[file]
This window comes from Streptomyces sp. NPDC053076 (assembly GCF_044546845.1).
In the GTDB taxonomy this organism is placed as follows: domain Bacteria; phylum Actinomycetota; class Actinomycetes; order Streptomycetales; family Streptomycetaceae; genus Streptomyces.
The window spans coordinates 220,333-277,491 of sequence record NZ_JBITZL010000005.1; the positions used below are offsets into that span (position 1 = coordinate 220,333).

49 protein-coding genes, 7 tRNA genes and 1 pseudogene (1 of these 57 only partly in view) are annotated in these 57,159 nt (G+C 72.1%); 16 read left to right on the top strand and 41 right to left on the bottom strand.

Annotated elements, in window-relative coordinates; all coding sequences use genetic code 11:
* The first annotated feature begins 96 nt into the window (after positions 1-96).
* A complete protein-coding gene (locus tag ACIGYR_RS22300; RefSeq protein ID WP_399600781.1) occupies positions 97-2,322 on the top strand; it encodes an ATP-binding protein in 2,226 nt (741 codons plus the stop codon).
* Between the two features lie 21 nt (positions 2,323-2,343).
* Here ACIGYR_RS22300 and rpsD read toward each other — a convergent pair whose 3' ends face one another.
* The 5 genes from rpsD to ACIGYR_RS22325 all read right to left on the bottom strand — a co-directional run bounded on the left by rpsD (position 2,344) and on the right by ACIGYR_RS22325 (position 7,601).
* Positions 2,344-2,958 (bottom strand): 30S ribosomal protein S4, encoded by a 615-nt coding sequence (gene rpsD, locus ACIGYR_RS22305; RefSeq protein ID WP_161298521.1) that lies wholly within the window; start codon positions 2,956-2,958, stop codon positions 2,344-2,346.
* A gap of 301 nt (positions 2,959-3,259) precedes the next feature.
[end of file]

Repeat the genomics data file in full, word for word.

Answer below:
This window comes from Streptomyces sp. NPDC053076 (assembly GCF_044546845.1).
In the GTDB taxonomy this organism is placed as follows: domain Bacteria; phylum Actinomycetota; class Actinomycetes; order Streptomycetales; family Streptomycetaceae; genus Streptomyces.
The window spans coordinates 220,333-277,491 of sequence record NZ_JBITZL010000005.1; the positions used below are offsets into that span (position 1 = coordinate 220,333).

49 protein-coding genes, 7 tRNA genes and 1 pseudogene (1 of these 57 only partly in view) are annotated in these 57,159 nt (G+C 72.1%); 16 read left to right on the top strand and 41 right to left on the bottom strand.

Annotated elements, in window-relative coordinates; all coding sequences use genetic code 11:
* The first annotated feature begins 96 nt into the window (after positions 1-96).
* A complete protein-coding gene (locus tag ACIGYR_RS22300; RefSeq protein ID WP_399600781.1) occupies positions 97-2,322 on the top strand; it encodes an ATP-binding protein in 2,226 nt (741 codons plus the stop codon).
* Between the two features lie 21 nt (positions 2,323-2,343).
* Here ACIGYR_RS22300 and rpsD read toward each other — a convergent pair whose 3' ends face one another.
* The 5 genes from rpsD to ACIGYR_RS22325 all read right to left on the bottom strand — a co-directional run bounded on the left by rpsD (position 2,344) and on the right by ACIGYR_RS22325 (position 7,601).
* Positions 2,344-2,958 (bottom strand): 30S ribosomal protein S4, encoded by a 615-nt coding sequence (gene rpsD, locus ACIGYR_RS22305; RefSeq protein ID WP_161298521.1) that lies wholly within the window; start codon positions 2,956-2,958, stop codon positions 2,344-2,346.
* A gap of 301 nt (positions 2,959-3,259) precedes the next feature.